• Morning: I attend Academic Half-Day with my co-fellows. This year, our didactics are approximately 50% in-person and 50% virtual. The first few weeks of lectures include content regarding orientation and introductory materials, and then the rest of the year is separated into various subject blocks, which each include a variety of faculty lectures, case conferences, and journal clubs.
  • Afternoon: Thursday afternoons include Grand Rounds and the Family Studies clinic. The Family Studies clinic is a family therapy clinic that starts with a one-hour lecture or presentation, followed by three family therapy or couples therapy cases. Typically, this involves being the lead therapist on at least one case and participating on a team on two other cases. Family Studies is a highly unique experience due to its live-feedback model during sessions, as well as its pre-process and post-process team-based approach before and after cases. The clinic supervised by some incredible therapists and supervisors, and as a family systems-oriented child psychiatrist, it is by far my favorite part of my child psychiatry training thus far.


  • Morning and afternoon: I spend another day in the pediatric emergency department (ED) at Duke University Medical Center. On Friday afternoons, I also join the pediatric psychiatry consult-liaison (CL) service team to join in on their Friday didactic series, led by our CL chief and CL and ED faculty. During this series, we have discussed topics such as infantile delirium, eating disorders, and autoimmune encephalitis, as well as case presentations to discuss interesting or challenging encounters during the week.
  • Alex Norton holding his dog Callie
    Alexander playing with his dog outside
    Evening: After a long week, I spend my time relaxing at home. I typically like to watch sports, a movie, or TV series—recently, I have been watching “The Sopranos.”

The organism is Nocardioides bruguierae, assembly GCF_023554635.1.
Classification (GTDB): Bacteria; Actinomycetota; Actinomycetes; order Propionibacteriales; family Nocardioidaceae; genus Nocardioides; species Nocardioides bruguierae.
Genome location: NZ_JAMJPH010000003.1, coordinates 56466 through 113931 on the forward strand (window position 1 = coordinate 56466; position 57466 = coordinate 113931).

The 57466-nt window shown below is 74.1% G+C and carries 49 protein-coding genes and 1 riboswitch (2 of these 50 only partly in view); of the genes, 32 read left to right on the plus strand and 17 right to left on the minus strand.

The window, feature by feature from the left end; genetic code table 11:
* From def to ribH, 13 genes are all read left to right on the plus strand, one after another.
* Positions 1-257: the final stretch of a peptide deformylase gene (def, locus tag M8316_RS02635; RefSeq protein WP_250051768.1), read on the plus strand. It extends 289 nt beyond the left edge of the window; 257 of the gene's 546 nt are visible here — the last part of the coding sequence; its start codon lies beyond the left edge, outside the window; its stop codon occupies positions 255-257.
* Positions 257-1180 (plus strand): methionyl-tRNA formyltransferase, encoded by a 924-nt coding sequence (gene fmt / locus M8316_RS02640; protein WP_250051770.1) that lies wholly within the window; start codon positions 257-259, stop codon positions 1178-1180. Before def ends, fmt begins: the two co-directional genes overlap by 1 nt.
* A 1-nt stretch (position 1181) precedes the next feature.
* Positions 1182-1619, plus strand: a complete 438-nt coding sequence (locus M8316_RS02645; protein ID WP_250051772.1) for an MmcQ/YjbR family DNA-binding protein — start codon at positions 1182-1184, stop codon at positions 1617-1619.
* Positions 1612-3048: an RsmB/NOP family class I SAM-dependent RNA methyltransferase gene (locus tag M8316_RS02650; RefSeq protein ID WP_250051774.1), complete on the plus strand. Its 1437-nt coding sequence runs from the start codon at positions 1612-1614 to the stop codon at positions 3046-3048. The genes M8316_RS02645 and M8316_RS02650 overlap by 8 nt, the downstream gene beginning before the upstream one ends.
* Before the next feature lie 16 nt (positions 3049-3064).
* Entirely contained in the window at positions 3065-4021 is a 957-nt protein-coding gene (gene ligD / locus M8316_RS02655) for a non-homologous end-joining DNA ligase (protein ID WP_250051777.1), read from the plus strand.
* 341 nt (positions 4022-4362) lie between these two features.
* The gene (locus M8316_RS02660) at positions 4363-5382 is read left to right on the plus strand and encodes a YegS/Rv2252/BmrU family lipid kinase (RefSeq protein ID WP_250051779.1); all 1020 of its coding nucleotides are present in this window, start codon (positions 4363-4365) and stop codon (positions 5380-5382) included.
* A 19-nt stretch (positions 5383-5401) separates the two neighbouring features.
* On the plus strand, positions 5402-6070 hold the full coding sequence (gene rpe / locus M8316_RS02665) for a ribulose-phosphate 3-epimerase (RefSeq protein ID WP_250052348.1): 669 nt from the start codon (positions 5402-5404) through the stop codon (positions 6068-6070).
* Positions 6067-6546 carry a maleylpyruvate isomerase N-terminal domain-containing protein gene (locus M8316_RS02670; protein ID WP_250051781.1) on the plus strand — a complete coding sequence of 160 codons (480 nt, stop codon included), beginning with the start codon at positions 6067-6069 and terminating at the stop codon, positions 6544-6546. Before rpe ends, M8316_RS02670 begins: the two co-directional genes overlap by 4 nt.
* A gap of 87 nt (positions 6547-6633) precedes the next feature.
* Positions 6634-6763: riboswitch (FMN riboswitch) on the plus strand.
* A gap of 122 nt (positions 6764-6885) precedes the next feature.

On Saturday, I wake up and walk my dog as part of my normal routine. I then head to Press in the American Tobacco District of Durham to enjoy some brunch. It is one of my favorite brunch spots I have tried thus far. I hope to eventually try out most of the highly-rated brunch places in the Triangle and compile a ranking list.


I am admittedly a homebody. Sundays are the perfect time to get back to my introverted roots, relax, watch sports at home, talk with my family, and spend some time outside.

I chose Duke because ...

… of the people!

My favorite thing about Durham is ...

… the nature, weather, and trails. The trees and greenery are beautiful here.

My favorite thing about Duke is ...

… the emphasis on systems of care and family systems, as well as the approachability of the faculty. 

My advice to prospective residents is ...

... to listen to your heart. Speaking from experience, I made approximately 15-20 different Excel spreadsheets that considered a wide variety of different weighted factors, but in the end, I ranked programs by how I felt and by talking to people I love and trust—and I couldn't be happier.

Read about a second-year fellow's Week in the Life.